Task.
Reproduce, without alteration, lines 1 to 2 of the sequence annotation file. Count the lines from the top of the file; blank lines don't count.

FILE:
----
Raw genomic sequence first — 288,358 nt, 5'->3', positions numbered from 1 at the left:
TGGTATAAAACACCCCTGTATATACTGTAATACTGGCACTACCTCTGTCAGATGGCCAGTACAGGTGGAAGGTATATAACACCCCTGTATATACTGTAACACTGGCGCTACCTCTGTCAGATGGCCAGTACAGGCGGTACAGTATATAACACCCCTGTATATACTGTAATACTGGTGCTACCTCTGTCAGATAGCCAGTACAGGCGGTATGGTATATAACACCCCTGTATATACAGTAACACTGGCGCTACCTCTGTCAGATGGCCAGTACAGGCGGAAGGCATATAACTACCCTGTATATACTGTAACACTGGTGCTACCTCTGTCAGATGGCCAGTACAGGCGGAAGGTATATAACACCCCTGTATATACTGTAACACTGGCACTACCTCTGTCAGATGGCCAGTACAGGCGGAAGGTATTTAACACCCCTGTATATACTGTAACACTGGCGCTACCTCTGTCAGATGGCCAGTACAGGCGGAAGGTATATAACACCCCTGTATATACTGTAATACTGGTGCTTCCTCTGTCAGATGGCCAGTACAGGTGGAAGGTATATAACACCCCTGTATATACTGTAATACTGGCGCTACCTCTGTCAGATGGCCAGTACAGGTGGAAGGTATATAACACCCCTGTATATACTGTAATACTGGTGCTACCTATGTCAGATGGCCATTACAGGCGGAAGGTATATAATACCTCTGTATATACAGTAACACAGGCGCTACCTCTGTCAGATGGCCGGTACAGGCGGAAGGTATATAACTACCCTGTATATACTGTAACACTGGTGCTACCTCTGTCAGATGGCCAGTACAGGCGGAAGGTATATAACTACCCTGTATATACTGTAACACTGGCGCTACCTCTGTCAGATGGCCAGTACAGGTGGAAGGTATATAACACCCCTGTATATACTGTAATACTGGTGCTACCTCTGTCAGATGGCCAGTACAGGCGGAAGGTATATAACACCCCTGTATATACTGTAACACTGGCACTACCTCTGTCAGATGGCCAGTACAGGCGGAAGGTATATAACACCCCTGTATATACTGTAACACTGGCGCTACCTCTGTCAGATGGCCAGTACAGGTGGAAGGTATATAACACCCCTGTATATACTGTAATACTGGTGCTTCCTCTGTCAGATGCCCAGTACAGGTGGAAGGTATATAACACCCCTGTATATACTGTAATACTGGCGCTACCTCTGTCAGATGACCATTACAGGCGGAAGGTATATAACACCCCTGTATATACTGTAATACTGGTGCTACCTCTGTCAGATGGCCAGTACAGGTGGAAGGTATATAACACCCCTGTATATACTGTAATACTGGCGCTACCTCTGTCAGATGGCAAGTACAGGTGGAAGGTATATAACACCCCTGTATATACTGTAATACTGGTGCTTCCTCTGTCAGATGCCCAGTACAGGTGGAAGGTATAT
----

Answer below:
Raw genomic sequence first — 288,358 nt, 5'->3', positions numbered from 1 at the left:
TGGTATAAAACACCCCTGTATATACTGTAATACTGGCACTACCTCTGTCAGATGGCCAGTACAGGTGGAAGGTATATAACACCCCTGTATATACTGTAACACTGGCGCTACCTCTGTCAGATGGCCAGTACAGGCGGTACAGTATATAACACCCCTGTATATACTGTAATACTGGTGCTACCTCTGTCAGATAGCCAGTACAGGCGGTATGGTATATAACACCCCTGTATATACAGTAACACTGGCGCTACCTCTGTCAGATGGCCAGTACAGGCGGAAGGCATATAACTACCCTGTATATACTGTAACACTGGTGCTACCTCTGTCAGATGGCCAGTACAGGCGGAAGGTATATAACACCCCTGTATATACTGTAACACTGGCACTACCTCTGTCAGATGGCCAGTACAGGCGGAAGGTATTTAACACCCCTGTATATACTGTAACACTGGCGCTACCTCTGTCAGATGGCCAGTACAGGCGGAAGGTATATAACACCCCTGTATATACTGTAATACTGGTGCTTCCTCTGTCAGATGGCCAGTACAGGTGGAAGGTATATAACACCCCTGTATATACTGTAATACTGGCGCTACCTCTGTCAGATGGCCAGTACAGGTGGAAGGTATATAACACCCCTGTATATACTGTAATACTGGTGCTACCTATGTCAGATGGCCATTACAGGCGGAAGGTATATAATACCTCTGTATATACAGTAACACAGGCGCTACCTCTGTCAGATGGCCGGTACAGGCGGAAGGTATATAACTACCCTGTATATACTGTAACACTGGTGCTACCTCTGTCAGATGGCCAGTACAGGCGGAAGGTATATAACTACCCTGTATATACTGTAACACTGGCGCTACCTCTGTCAGATGGCCAGTACAGGTGGAAGGTATATAACACCCCTGTATATACTGTAATACTGGTGCTACCTCTGTCAGATGGCCAGTACAGGCGGAAGGTATATAACACCCCTGTATATACTGTAACACTGGCACTACCTCTGTCAGATGGCCAGTACAGGCGGAAGGTATATAACACCCCTGTATATACTGTAACACTGGCGCTACCTCTGTCAGATGGCCAGTACAGGTGGAAGGTATATAACACCCCTGTATATACTGTAATACTGGTGCTTCCTCTGTCAGATGCCCAGTACAGGTGGAAGGTATATAACACCCCTGTATATACTGTAATACTGGCGCTACCTCTGTCAGATGACCATTACAGGCGGAAGGTATATAACACCCCTGTATATACTGTAATACTGGTGCTACCTCTGTCAGATGGCCAGTACAGGTGGAAGGTATATAACACCCCTGTATATACTGTAATACTGGCGCTACCTCTGTCAGATGGCAAGTACAGGTGGAAGGTATATAACACCCCTGTATATACTGTAATACTGGTGCTTCCTCTGTCAGATGCCCAGTACAGGTGGAAGGTATAT